How 2024 Could Transform American Elections - 11 minutes read

The nation’s tiniest state legislative chamber has been unusually prolific lately. In its most recent session, Alaska’s Senate overcame years of acrimony and deadlock to pass major bills to increase spending on public schools, combat climate change and a state energy shortage, and strengthen penalties for drug dealers. “The universal feeling,” Cathy Giessel, the senate’s majority leader, told me, “was that this was the most productive two years that we have experienced.”

Giessel, a Republican who first took office in 2010, attributes this success not to her colleagues, exactly, but to how they were chosen. In 2022, Alaska became the first state to experiment with a new kind of election. All candidates—regardless of party—competed against one another in the primary, and the top four vote-getters advanced. In November, the winner was determined by ranked-choice voting, in which people list candidates by order of preference. The system—called Final Four Voting—gave a substantial boost to moderates from both parties. Republican Senator Lisa Murkowski won a fourth term, and a centrist Democrat defeated Sarah Palin, the former Alaska governor and 2008 GOP vice-presidential nominee, capturing a House seat that Republicans had held for a half century.

But Final Four had an even bigger impact in the state Senate, where Democrats narrowed the GOP’s long-standing majority. Giessel, who had lost in a traditional primary two years earlier, won her seat back. She and seven of her colleagues ditched three far-right GOP lawmakers to form a governing coalition with Democrats. The group decided to set aside divisive social issues such as abortion and gender identity and focus exclusively on areas where they could find common ground.

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The legislative dealmaking that ensued was exactly what the designers of Final Four Voting had hoped for when Alaskans approved the system in a 2020 statewide referendum. In essence, Final Four is a radical reform designed to de-radicalize politics. Its purpose is to make general elections more competitive and to encourage compromise among lawmakers who had previously held on to power simply by catering to a small, polarized primary electorate that determines the winners of most modern campaigns. This year could be an inflection point for the reform: Four more states—ranging from blue to deep red—could adopt versions of Final Four, and Alaskans will vote on whether to repeal it. In November, voters frustrated with both parties will have a chance to transform the way they pick their leaders—or quash what reformers hope will be the future of American elections.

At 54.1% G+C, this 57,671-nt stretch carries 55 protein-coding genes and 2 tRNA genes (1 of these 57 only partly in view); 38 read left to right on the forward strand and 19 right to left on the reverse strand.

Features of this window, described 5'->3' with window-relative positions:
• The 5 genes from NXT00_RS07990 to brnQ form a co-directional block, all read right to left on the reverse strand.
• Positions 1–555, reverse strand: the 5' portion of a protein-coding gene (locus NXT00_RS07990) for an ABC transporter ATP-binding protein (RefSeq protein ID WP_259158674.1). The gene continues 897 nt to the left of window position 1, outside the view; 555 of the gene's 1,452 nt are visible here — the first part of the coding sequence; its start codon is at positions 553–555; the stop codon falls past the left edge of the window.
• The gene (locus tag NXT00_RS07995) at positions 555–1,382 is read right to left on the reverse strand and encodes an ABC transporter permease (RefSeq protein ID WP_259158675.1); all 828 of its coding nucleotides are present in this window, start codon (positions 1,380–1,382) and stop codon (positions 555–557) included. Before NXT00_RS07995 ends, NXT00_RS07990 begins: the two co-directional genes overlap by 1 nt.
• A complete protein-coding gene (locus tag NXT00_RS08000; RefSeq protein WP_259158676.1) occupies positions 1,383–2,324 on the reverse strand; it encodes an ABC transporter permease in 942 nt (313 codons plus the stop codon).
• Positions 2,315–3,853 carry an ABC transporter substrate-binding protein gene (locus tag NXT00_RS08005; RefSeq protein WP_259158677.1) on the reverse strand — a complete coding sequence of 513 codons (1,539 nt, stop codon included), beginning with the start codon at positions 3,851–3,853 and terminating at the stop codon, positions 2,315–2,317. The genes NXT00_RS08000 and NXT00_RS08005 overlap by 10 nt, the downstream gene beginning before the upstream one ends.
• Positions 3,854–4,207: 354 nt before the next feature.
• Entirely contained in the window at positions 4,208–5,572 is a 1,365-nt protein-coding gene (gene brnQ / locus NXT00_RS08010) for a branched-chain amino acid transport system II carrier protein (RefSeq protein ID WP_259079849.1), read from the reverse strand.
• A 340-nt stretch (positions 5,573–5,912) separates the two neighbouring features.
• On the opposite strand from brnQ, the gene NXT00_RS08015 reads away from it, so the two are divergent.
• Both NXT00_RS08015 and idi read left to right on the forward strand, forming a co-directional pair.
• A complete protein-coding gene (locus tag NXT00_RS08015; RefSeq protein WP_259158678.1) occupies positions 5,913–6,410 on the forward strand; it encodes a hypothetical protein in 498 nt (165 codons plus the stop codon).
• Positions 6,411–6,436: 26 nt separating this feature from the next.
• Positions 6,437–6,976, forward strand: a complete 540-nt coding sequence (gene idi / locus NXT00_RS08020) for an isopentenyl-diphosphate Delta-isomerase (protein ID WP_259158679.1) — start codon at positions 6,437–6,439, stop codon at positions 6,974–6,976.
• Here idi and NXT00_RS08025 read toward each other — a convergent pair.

Final Four isn’t inherently ideological, but it appeals most to voters frustrated with polarization—“normal people who want normal things done,” as Scott Kendall, a former Murkowski aide who led the 2020 campaign to adopt Final Four in Alaska, put it to me.

The ideas that make up Alaska’s system aren’t new. California and Washington State have had nonpartisan primaries for years, and South Dakota voters could approve them in November. Maine has ranked-choice voting for federal elections; Oregon could adopt ranked voting this fall. But Alaska is the first state to combine the two reforms. Final Four backers hope that many more will follow, and they are pouring millions of dollars into ballot initiatives this year to expand it to Nevada, Colorado, Idaho, and Montana.

A sweep for Final Four would reshape not only state capitols but also Washington, D.C., where the system would, in the coming years, elect up to 10 of the U.S. Senate’s 100 members. Representing a combination of red and blue states, they could “form a problem-solving fulcrum” to address challenges that typically resist compromise, Katherine Gehl, who devised Final Four Voting and has spent millions of dollars campaigning for it, told me. “You really can see in Congress a difference with as few as 10 senators,” she said, citing comprehensive immigration reform as an example.